Cyberpunk is a typically problematic genre in that it is both inherently singularly defined and yet still oddly nebulous. The same core tropes can be seen time and time again, from the dystopian environments to the themes to technology's renaissance having turned into a dark age, but for a smaller sub-genre of science fiction, it has proven to be oddly malleable. This isn't to say that most sub-genres typically have a single "proper" take to fit in with a constraining list of requirements to fit a definition. However, few can be reworked, revamped and completely remade so easily as cyberpunk, to fit into almost any setting or style. This is likely part of what has left it with such an enduring appeal, and a benefit of coming into being at exactly the right time. Something which allowed it to remain inherently linked to the mid-80s to early-90s, while still benefitting from the quality listed above.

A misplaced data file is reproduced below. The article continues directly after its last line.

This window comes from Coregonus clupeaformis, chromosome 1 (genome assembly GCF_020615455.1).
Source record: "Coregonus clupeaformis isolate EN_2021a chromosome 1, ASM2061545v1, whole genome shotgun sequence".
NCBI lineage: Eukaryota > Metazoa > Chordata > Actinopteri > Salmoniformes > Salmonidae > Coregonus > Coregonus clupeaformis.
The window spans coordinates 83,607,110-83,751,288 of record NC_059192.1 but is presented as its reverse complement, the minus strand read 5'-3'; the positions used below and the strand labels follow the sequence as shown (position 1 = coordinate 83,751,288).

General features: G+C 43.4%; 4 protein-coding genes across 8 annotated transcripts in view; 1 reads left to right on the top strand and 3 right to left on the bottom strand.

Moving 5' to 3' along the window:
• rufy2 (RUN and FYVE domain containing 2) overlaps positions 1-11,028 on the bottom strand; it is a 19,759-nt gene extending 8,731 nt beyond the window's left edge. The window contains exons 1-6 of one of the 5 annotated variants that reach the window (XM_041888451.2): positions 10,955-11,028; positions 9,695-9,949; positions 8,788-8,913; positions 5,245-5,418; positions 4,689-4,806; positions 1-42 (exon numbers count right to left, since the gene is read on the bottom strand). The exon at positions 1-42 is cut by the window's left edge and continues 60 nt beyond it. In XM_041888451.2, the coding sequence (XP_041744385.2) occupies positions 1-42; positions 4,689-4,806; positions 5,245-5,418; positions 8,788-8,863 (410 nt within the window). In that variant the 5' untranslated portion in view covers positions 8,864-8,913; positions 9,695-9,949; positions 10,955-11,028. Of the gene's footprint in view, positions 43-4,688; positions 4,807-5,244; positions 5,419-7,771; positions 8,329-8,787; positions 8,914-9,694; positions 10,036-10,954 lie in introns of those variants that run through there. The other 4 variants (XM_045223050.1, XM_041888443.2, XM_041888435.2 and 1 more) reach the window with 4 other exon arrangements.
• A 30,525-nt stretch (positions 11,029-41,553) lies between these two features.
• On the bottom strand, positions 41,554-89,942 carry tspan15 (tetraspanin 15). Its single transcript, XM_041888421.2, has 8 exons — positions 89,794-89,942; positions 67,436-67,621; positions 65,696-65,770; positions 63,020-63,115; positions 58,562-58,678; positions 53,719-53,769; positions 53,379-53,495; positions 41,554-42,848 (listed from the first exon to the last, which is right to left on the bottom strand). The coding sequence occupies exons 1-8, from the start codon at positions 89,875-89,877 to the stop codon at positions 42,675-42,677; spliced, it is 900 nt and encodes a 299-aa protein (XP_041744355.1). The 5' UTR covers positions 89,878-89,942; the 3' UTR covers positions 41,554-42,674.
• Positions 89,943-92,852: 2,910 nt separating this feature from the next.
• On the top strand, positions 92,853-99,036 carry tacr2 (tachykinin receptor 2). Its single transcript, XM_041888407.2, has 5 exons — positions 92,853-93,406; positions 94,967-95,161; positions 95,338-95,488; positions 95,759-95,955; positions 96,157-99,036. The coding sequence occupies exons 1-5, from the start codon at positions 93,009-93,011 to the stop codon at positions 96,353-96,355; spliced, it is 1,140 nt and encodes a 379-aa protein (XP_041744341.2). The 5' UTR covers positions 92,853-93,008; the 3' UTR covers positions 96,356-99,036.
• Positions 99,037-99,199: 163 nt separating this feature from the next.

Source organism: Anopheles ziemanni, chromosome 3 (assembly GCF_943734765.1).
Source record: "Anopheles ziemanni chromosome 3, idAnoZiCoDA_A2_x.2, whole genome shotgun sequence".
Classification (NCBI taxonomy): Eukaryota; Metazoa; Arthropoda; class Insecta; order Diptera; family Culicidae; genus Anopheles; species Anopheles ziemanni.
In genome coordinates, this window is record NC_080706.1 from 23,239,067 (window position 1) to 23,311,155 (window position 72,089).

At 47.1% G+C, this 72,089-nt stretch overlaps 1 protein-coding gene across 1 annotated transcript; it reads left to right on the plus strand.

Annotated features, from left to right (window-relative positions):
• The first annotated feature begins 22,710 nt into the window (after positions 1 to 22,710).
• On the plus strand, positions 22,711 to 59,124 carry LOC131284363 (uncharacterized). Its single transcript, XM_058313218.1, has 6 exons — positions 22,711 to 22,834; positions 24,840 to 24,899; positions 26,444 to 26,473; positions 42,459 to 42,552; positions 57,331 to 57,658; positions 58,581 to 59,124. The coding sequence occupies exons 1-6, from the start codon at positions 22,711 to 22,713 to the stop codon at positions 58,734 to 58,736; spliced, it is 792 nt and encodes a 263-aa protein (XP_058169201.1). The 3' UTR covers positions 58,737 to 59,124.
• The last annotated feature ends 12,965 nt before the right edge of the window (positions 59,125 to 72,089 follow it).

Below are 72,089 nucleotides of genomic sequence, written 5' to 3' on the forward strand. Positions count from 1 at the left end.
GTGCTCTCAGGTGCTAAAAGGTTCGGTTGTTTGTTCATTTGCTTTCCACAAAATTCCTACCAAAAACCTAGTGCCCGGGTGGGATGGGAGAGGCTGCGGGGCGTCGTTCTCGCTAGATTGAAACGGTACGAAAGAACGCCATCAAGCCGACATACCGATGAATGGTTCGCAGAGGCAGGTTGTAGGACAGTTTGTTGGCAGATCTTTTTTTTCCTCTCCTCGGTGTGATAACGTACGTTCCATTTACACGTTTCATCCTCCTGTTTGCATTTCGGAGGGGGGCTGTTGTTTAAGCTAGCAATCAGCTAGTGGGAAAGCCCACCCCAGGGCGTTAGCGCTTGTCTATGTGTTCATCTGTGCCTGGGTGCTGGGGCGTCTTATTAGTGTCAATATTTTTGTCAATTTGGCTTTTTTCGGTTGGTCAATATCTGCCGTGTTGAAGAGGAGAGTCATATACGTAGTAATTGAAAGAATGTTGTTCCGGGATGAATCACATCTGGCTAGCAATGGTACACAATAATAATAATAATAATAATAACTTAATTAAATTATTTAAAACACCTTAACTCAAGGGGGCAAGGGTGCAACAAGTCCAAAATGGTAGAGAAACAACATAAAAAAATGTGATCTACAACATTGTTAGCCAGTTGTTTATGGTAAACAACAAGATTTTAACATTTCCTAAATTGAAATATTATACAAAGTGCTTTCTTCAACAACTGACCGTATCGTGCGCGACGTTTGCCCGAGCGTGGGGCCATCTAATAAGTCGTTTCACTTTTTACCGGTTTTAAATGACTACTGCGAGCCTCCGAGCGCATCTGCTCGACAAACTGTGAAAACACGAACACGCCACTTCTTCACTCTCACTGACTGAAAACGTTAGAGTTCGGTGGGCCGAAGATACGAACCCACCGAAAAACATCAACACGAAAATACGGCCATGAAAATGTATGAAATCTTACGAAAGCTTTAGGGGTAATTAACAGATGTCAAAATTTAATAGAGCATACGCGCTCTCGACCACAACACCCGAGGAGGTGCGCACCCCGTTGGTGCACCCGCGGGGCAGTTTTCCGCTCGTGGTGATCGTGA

To truly examine the idea behind the genre of cyberpunk, you need to seriously take into account the two words which make it up, especially the latter. While "punk" is easily applied to everything, from teslapunk to the ever popular (or over popular) steampunk, the term means more than a simple tacked on term to help define a gimmick genre. The innate themes within cyberpunk itself are anti-authoritarian, opposing a tyrannical governing force. Commercialism is out of control, corporations often hold more sway than governments themselves, while rules are enforced for the benefit of those above alone. The only ones who seem to escape this belong to fringe groups, a newer trend of those who refuse to be fully associated with the wider majority. Groups who are both bitter and cynical, and emphasize the "anti" in antihero, and often ditching the "hero" part entirely.